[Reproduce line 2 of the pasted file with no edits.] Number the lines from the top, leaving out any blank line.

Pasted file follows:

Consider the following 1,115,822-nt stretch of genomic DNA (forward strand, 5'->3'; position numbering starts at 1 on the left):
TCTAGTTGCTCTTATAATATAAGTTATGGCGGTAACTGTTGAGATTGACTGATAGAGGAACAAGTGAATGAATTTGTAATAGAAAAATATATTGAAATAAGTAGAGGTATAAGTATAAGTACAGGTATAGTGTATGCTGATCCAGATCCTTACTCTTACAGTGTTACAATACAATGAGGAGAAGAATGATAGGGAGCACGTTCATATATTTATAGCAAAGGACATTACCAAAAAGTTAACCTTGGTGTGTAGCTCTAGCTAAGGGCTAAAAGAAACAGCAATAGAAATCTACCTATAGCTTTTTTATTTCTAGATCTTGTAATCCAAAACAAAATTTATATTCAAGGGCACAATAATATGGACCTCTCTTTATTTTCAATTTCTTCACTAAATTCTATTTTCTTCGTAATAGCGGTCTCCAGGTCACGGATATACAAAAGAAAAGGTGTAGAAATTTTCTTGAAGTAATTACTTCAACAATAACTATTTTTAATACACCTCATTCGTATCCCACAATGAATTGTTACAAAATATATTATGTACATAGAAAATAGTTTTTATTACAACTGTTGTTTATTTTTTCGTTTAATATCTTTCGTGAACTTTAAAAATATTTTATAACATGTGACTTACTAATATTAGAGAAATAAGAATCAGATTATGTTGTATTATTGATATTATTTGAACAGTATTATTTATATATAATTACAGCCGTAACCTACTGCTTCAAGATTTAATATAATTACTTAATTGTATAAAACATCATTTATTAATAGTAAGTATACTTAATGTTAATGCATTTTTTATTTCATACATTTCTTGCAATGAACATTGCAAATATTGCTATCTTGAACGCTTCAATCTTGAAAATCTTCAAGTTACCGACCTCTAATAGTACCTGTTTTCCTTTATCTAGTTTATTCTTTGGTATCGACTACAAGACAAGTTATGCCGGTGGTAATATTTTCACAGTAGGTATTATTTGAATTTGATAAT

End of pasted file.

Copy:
TCTAGTTGCTCTTATAATATAAGTTATGGCGGTAACTGTTGAGATTGACTGATAGAGGAACAAGTGAATGAATTTGTAATAGAAAAATATATTGAAATAAGTAGAGGTATAAGTATAAGTACAGGTATAGTGTATGCTGATCCAGATCCTTACTCTTACAGTGTTACAATACAATGAGGAGAAGAATGATAGGGAGCACGTTCATATATTTATAGCAAAGGACATTACCAAAAAGTTAACCTTGGTGTGTAGCTCTAGCTAAGGGCTAAAAGAAACAGCAATAGAAATCTACCTATAGCTTTTTTATTTCTAGATCTTGTAATCCAAAACAAAATTTATATTCAAGGGCACAATAATATGGACCTCTCTTTATTTTCAATTTCTTCACTAAATTCTATTTTCTTCGTAATAGCGGTCTCCAGGTCACGGATATACAAAAGAAAAGGTGTAGAAATTTTCTTGAAGTAATTACTTCAACAATAACTATTTTTAATACACCTCATTCGTATCCCACAATGAATTGTTACAAAATATATTATGTACATAGAAAATAGTTTTTATTACAACTGTTGTTTATTTTTTCGTTTAATATCTTTCGTGAACTTTAAAAATATTTTATAACATGTGACTTACTAATATTAGAGAAATAAGAATCAGATTATGTTGTATTATTGATATTATTTGAACAGTATTATTTATATATAATTACAGCCGTAACCTACTGCTTCAAGATTTAATATAATTACTTAATTGTATAAAACATCATTTATTAATAGTAAGTATACTTAATGTTAATGCATTTTTTATTTCATACATTTCTTGCAATGAACATTGCAAATATTGCTATCTTGAACGCTTCAATCTTGAAAATCTTCAAGTTACCGACCTCTAATAGTACCTGTTTTCCTTTATCTAGTTTATTCTTTGGTATCGACTACAAGACAAGTTATGCCGGTGGTAATATTTTCACAGTAGGTATTATTTGAATTTGATAAT